Table of Contents
- Since the early 1900s, the global population of tigers fell from around 100,000 to fewer than 4,000.
- Indian tiger numbers had hit an all-time low of 1,411 in 2006.
- 2006 census concluded that all the tigers from the Sariska reserve in Rajasthan had disappeared.
- Serious conservation efforts after 2006 reduced poaching and led to steady increase in tiger population.
- Global Tiger Recovery Program aims of doubling the global tiger population by 2022.
Tiger Census Report
- Tiger Census Report is a four-yearly report.
- The census is carried out by Wildlife Institute of India (WII – funded by MoEF) and NTCA.
Wildlife Institute of India (WII)
- Established in 1982 in Dehradun.
- Autonomous institution under the MoEFCC.
- Offers training program, academic courses and advisory in wildlife research and management.
- Double sampling based on ground-based surveys and actual images captured on camera-traps.
- Double sampling method was introduced in 2006 after the “pugmark” surveys were found to be inaccurate.
- In 2018 census, 83% of the big cats censused were individually photographed using camera traps.
- In Phases 1 & 2, ground-based surveys were carried out by Forest Department officials to collect signs of tiger presence like scat and pugmarks.
- In phase 3, the information was plotted on the forest map prepared with remote-sensing and GIS (MSTrIPES).
- In the last phase, data were extrapolated to areas where cameras could not be deployed.
MSTrIPES – Technology in wildlife protection
- MSTrIPES: Monitoring system for Tigers – Intensive Protection and Ecological Status.
- It was launched across Indian tiger reserves by NTCA and WII in 2010.
- MSTrIPES is a software-based monitoring system, designed to assist wildlife protection.
- The system consists of two components:
- field based protocols for patrolling, law enforcement, recording wildlife crimes and ecological monitoring,
- a customized GIS software for storage, retrieval, analysis and reporting.
- Under MSTrIPES, forest guards are expected to record their tracks using a GPS, in addition to recording observations in site-specific data sheets.
- For 2018 census ground staff involved in the count used the MSTrIPES app.
- The app records the staff’s path and helps upload geo-tagged pictures into the central GIS database.
Advantage of MSTrIPES
- GPS-based patrolling helps in mapping patrol routes and maintaining a spatial database of patrol tracks.
- Patrol maps help the management analyse trends and patterns to improve future protection efforts.
- MSTrIPES will help identify shortcomings in patrolling efforts in real time.
- It acts as a proof of presence and patrolling of forest guards in a particular area.
2018 Tiger Census Report
- 2018 census is the fourth cycle of the tiger census based on double sampling.
- The first was conducted in 2006, second in 2010 and third in 2014.
- India’s five tiger landscapes are: Shivalik Hills and Gangetic Plains, Central Indian Landscape and Eastern Ghats, Western Ghats, North-East Hills and Brahmaputra Plains, and the Sundarbans.
Tiger population growth in India
Shivalik Gangetic Plain
Central Indian Landscape and Eastern Ghats
Andhra Pradesh & Telangana
48 & 26
Northern West Bengal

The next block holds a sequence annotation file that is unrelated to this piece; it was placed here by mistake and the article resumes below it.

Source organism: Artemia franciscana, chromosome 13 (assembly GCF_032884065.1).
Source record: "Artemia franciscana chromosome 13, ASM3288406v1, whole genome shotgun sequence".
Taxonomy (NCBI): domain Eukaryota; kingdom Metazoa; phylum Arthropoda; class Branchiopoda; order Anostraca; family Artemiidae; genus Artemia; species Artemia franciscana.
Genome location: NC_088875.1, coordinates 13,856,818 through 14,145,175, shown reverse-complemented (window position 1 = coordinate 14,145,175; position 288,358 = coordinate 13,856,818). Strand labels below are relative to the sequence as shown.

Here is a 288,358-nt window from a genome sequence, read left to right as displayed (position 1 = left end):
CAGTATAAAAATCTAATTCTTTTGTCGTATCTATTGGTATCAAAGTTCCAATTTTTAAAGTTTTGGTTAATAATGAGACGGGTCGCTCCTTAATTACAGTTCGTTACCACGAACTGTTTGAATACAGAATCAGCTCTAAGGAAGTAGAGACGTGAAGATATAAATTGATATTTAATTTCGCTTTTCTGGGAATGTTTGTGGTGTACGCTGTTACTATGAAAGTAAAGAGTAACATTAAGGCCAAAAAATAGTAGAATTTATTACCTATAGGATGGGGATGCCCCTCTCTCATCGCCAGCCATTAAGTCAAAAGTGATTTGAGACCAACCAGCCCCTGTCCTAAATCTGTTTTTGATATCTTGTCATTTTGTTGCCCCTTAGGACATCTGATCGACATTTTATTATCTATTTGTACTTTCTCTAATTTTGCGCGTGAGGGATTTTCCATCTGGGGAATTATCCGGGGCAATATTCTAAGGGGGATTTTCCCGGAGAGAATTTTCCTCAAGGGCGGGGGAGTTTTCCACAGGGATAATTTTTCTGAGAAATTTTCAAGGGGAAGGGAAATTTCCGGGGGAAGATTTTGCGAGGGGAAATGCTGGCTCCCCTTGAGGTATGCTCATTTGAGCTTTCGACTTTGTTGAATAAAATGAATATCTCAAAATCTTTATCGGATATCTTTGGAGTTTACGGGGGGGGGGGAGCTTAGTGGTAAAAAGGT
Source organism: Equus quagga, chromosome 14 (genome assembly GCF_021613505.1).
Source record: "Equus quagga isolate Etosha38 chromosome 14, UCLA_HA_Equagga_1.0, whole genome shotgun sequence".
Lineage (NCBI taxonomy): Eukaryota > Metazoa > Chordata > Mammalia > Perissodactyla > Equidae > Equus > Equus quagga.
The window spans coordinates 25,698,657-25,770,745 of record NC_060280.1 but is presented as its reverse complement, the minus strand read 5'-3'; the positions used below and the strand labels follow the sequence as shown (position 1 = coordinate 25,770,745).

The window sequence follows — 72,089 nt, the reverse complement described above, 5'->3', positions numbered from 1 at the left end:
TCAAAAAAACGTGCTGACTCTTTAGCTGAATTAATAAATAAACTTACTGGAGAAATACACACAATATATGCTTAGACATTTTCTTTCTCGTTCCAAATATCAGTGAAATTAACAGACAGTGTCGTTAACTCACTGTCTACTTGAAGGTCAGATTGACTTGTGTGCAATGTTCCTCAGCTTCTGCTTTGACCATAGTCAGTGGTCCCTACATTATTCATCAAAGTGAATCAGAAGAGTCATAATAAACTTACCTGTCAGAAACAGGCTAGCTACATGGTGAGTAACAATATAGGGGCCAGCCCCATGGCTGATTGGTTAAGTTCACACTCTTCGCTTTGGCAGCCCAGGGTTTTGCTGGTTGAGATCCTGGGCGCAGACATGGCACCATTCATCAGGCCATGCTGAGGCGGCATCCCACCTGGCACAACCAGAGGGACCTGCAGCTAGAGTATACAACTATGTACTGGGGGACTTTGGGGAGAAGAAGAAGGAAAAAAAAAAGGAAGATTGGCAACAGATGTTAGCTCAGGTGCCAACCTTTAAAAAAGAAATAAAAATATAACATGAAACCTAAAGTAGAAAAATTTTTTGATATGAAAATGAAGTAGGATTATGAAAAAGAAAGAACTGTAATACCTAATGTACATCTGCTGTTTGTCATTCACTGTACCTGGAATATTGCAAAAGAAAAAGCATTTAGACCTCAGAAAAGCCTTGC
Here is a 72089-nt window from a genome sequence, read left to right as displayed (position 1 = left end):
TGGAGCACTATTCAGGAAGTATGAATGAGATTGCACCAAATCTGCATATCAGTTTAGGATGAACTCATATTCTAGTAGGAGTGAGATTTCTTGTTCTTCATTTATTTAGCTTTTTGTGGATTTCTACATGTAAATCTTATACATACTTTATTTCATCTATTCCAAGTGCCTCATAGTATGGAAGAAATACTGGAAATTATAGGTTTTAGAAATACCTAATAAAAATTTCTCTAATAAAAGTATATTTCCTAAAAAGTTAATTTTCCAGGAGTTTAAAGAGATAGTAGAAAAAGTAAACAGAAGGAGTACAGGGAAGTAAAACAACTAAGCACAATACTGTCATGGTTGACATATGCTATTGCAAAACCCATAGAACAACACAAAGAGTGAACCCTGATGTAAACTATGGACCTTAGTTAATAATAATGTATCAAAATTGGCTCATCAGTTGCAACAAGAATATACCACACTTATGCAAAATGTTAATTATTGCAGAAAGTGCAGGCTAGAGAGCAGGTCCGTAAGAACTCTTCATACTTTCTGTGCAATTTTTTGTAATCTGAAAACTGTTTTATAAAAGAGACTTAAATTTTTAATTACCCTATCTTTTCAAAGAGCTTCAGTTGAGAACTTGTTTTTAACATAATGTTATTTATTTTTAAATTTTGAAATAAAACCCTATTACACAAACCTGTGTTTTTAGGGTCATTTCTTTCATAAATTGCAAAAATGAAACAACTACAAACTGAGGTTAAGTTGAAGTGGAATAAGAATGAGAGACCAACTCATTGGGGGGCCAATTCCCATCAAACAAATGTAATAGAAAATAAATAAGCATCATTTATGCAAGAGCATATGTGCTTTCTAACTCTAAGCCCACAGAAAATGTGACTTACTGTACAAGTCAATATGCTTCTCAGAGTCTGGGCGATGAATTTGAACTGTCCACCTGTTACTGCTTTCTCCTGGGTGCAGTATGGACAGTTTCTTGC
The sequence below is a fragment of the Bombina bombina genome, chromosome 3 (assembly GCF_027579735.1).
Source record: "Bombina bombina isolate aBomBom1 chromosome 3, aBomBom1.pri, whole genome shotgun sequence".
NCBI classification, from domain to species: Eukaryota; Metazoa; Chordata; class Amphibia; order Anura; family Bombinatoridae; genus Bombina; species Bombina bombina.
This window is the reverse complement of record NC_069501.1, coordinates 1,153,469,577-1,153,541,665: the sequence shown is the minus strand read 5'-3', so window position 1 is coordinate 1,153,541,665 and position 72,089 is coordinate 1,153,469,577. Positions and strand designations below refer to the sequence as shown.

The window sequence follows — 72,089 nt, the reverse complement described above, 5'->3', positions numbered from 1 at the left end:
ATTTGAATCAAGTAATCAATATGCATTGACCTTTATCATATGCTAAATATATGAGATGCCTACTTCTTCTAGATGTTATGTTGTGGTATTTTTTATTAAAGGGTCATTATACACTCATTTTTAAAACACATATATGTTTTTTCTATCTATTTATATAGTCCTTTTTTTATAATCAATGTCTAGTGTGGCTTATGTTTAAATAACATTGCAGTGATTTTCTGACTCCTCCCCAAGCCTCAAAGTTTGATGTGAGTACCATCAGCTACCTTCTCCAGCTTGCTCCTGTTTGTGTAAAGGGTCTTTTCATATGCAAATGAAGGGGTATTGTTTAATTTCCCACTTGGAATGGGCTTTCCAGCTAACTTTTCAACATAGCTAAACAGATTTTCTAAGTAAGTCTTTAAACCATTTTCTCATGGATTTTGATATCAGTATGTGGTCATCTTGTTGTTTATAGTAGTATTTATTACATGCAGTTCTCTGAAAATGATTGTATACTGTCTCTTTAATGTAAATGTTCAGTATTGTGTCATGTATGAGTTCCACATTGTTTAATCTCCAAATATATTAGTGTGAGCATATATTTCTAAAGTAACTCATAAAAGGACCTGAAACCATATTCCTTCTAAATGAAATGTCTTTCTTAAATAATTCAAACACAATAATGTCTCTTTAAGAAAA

Important Observations from 2018 tiger census
- Madhya Pradesh (526) has the highest tiger population.
- Karnataka (524) has the second highest tiger population.
- Uttarakhand (442) has the third highest tiger population.
- Among the NE states, Assam (190) has the highest tiger population.
- Tiger population fell in Chhattisgarh and Mizoram.
- There is no change in tiger population in Odisha.
Tiger Population (2014 Census)
|1. Western Ghats|
|2. Central Indian Landscape and Eastern Ghats|
|3. Shivalik Gangetic Plain|
Tiger Population (2018 Census)
|1. Central Indian Landscape and Eastern Ghats|
|2. Western Ghats|
|3. Shivalik Gangetic Plain|
Other Important observations from All India Tiger Estimation Report 2018
- India is home to almost 70 % of the world tiger population.
- The country has 2,967 tigers, a rise of 33% over the figure found in the previous census of 2014 (2,226).
- This is by far the biggest increase in terms of both numbers and percentage since the capture-mark-recapture method began in 2006.
- The number that year was 1,411; it rose by 295 (21%) to 1,706 in 2010; and by 520 (30%) to 2,226 in 2014.
- The biggest increase has been in Madhya Pradesh — a massive 218 individuals (71%).
- In Maharashtra, the number has gone up from 190 to 312 (64%).
- Uttarakhand has gained over 100 tigers (340 to 442; 30%).
- Chhattisgarh and Mizoram saw a decline in tiger population.
- Pench Tiger Reserve in Madhya Pradesh recorded the highest number of tigers.
- Sathyamangalam Tiger Reserve in Tamil Nadu registered the “maximum improvement” since 2014.
- In Buxa, Dampa and Palamau, which are tiger reserves, no trace of the animal was found.
- The report does not contain numbers of other predators like leopards.
Measures that led to the increase in tiger population
- Many states deployed special tiger forces to combat organized poachers.
- Relocation of villages away from tiger reserves: ₹10 lakh was provided per family that moved out of critical habitat.
- From 28 in 2006, the number of tiger reserves went up to 50 in 2018.
- The fast reducing forest cover still presents a threat to the wild cat.
- Under the current green cover, habitats reach tiger-saturation points far too early.
Forests with potential of increasing tiger population
- Sanjay and Guru Ghasidas forests on the border of Madhya Pradesh and Chhattisgarh,
- Kawal and Srirailam forests in Andhra Pradesh and Telangana,
- Simlipal and Satkosia tiger reserves in Odisha,
- Manas reserve in Assam,
- Buxa reserve in West Bengal,
- Palamau reserve in Jharkhand and
- Achanakmar and Indravati tiger reserves in Chhattisgarh.